Pete Holidai has consistently explored the margins of pop music.
From his pivotal role in Ireland's punk movement to his guidance of other Irish mavericks he has preferred the shadowy paths to the well travelled highways.
Pete Holidai has always roared down the path least travelled. Determination and innovation have earmarked the career of the legendary punk guitarist who launched his career with Dublin's Radiators From Space. The band challenged conservative Ireland during the seventies, opening the door for other mavericks rejecting the status quo. They were the first band in Ireland to declare their kinship with the 'new wave' bursting from London and New York in 1976-77. Their pioneering spirit saw them nurture acts like The Undertones and Stiff Little Fingers who supported them in their early careers.
They were equal parts Gene Vincent and Johnny Rotten; as much James Joyce as Joe Strummer. Holidai's dexterity gave the Radiators a guitar attack that was new to Ireland. Commercial success often eludes the path finders, so it was with The Radiators, but not before they presented the acclaimed 'Ghostown' album produced by Tony Visconti (David Bowie, Morrissey, Iggy Pop, Manic Street Preachers). It is an album still acknowledged by many including HotPress magazine as one of the best Irish albums of all time.
Their work from the ‘Ghostown’ era retains an icy poignancy today. The songs are filled with shadows, secrets, contenders, strangers, ghosts and lonely rebel souls. The characters were witnessing the “monochrome snapshot” yet desiring the “Kodachrome dream”.
Their desire for freedom proved too much for the punk audience which had become less adventurous. The Radiators left a lot of unfinished business. Some of this was revisited by the critically acclaimed (2006) 'Trouble Pilgrim' album.
Holidai continued mentoring and guiding the careers of young Irish musicians when the Radiators faded from view. He honed his production, management and playing skills with Light A Big Fire and Engine Alley and many others. This was publicly acknowledged with the Smithwicks/HotPress Producer award 1991.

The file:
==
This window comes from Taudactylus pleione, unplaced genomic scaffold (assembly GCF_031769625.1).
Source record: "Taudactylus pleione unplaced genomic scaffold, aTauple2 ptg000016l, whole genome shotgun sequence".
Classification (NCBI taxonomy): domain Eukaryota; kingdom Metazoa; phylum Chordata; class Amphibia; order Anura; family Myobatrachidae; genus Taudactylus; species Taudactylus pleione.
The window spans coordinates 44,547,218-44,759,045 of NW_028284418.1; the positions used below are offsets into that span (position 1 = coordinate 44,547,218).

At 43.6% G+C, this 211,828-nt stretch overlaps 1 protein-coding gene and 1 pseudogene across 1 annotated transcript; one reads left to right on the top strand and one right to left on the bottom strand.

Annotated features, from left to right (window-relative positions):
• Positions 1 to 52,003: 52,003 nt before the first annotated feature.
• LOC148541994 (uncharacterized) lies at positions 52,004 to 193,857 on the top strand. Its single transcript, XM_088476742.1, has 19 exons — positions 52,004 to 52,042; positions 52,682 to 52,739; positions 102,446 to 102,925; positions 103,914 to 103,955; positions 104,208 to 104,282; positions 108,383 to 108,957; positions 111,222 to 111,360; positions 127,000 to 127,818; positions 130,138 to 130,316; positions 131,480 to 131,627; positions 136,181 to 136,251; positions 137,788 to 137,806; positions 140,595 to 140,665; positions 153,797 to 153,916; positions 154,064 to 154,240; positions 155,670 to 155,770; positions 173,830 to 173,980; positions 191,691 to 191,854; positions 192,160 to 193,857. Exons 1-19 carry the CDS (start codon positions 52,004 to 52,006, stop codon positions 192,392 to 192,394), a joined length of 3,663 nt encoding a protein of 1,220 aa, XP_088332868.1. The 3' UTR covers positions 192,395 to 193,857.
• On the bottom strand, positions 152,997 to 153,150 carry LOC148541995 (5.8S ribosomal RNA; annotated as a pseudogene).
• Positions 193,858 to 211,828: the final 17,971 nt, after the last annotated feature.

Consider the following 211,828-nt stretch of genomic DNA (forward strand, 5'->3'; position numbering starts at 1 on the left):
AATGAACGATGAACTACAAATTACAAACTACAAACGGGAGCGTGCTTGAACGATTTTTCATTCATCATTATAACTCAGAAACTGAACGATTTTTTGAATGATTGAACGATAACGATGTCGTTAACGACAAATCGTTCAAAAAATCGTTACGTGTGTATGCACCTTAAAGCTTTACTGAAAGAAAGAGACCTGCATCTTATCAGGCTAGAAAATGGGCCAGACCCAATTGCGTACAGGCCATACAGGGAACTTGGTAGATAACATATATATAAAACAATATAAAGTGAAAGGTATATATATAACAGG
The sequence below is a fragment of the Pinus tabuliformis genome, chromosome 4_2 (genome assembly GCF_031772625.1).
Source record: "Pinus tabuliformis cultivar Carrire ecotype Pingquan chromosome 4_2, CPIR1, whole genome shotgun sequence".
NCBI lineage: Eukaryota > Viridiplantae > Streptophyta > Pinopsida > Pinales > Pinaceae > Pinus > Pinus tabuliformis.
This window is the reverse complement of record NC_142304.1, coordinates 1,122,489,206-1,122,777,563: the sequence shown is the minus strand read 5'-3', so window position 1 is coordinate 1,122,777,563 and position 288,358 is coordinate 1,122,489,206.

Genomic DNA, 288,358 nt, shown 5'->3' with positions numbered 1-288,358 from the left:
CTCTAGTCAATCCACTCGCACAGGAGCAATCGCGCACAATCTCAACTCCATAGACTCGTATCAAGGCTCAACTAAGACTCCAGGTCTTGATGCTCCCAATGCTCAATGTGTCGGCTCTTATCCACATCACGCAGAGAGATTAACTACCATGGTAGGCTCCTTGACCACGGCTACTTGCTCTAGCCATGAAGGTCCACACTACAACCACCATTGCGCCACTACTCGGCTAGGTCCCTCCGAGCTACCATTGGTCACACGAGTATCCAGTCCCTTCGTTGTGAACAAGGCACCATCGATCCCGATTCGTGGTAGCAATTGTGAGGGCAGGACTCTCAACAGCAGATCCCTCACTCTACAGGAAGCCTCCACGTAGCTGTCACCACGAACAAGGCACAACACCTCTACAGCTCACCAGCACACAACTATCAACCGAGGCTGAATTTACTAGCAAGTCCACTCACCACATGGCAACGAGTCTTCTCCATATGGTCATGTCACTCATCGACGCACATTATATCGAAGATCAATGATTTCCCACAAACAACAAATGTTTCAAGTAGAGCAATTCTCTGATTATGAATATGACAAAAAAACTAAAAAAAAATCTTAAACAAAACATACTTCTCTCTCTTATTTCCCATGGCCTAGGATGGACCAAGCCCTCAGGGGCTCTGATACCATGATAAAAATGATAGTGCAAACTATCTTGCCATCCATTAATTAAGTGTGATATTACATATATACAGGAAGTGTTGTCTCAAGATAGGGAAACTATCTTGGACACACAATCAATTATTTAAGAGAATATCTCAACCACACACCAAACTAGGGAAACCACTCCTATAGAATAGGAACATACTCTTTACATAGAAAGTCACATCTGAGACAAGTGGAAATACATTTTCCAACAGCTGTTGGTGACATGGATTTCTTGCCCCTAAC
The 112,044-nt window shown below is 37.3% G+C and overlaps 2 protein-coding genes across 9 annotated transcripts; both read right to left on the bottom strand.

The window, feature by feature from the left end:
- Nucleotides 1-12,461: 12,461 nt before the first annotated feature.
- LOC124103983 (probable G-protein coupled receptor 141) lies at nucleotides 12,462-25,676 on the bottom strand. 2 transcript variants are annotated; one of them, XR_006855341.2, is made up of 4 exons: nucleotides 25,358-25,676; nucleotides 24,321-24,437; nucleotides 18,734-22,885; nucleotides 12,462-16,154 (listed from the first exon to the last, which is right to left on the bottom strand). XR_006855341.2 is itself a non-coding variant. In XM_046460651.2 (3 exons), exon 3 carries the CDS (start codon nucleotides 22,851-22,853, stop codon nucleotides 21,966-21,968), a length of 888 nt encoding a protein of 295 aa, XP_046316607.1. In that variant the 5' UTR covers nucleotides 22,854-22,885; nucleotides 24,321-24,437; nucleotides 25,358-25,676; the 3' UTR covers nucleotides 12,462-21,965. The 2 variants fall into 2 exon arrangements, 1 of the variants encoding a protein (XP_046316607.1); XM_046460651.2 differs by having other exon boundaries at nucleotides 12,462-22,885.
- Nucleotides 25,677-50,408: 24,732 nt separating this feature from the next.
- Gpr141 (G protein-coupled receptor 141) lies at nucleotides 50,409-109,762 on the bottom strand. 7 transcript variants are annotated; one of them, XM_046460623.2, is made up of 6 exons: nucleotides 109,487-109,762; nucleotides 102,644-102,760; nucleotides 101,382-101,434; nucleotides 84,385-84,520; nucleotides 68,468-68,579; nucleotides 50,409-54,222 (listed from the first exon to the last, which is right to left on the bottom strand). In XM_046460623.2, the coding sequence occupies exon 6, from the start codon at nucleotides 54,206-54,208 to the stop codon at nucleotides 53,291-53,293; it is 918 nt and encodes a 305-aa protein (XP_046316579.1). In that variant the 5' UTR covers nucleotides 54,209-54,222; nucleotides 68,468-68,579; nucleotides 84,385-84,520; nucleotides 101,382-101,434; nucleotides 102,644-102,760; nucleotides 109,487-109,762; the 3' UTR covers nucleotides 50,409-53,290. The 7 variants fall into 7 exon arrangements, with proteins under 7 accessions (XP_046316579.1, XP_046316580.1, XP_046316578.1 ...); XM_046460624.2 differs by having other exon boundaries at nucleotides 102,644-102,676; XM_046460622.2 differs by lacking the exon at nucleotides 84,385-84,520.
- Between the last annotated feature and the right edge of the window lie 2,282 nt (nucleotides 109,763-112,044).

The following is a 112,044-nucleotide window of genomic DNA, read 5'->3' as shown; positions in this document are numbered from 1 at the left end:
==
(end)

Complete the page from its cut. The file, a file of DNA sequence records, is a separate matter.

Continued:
Yet a personal project was fermenting at the back of his mind. Holidai researched extensively the esoteric 1950s lounge and exotica albums by leaders like Martin Denny, Les Baxter and Enoch Light All Stars. He decided to bring his rebel rocker persona to this lush orchestrated groovy
sound. The result is 2011's The Devil's Guitar. It is an album imprinted with lost and lonely souls. The “secret thinkers” from his early work are alive in the back-streets of European bohemia.
Holidai's take on exotica hints at a shadowy narrative. In The Devil's Guitar a character called Johnny stalks the back-streets of bohemian European cities. The equally mysterious Lunar Girl's destiny seems entwined with the rebel hero. The mood is captured by Holidai's guitar and exotic percussion. At times the sound pulses like Peter Gunn lost in a Mediterranean dream. When The Radiators sang: “it's the story of the movie: but they never made the movie” it seemed like an adventurous generation had been forgotten. With 'The Devil's Guitar' that unmade movie may at least have the soundtrack it deserves.
Micheal Murphy June 2011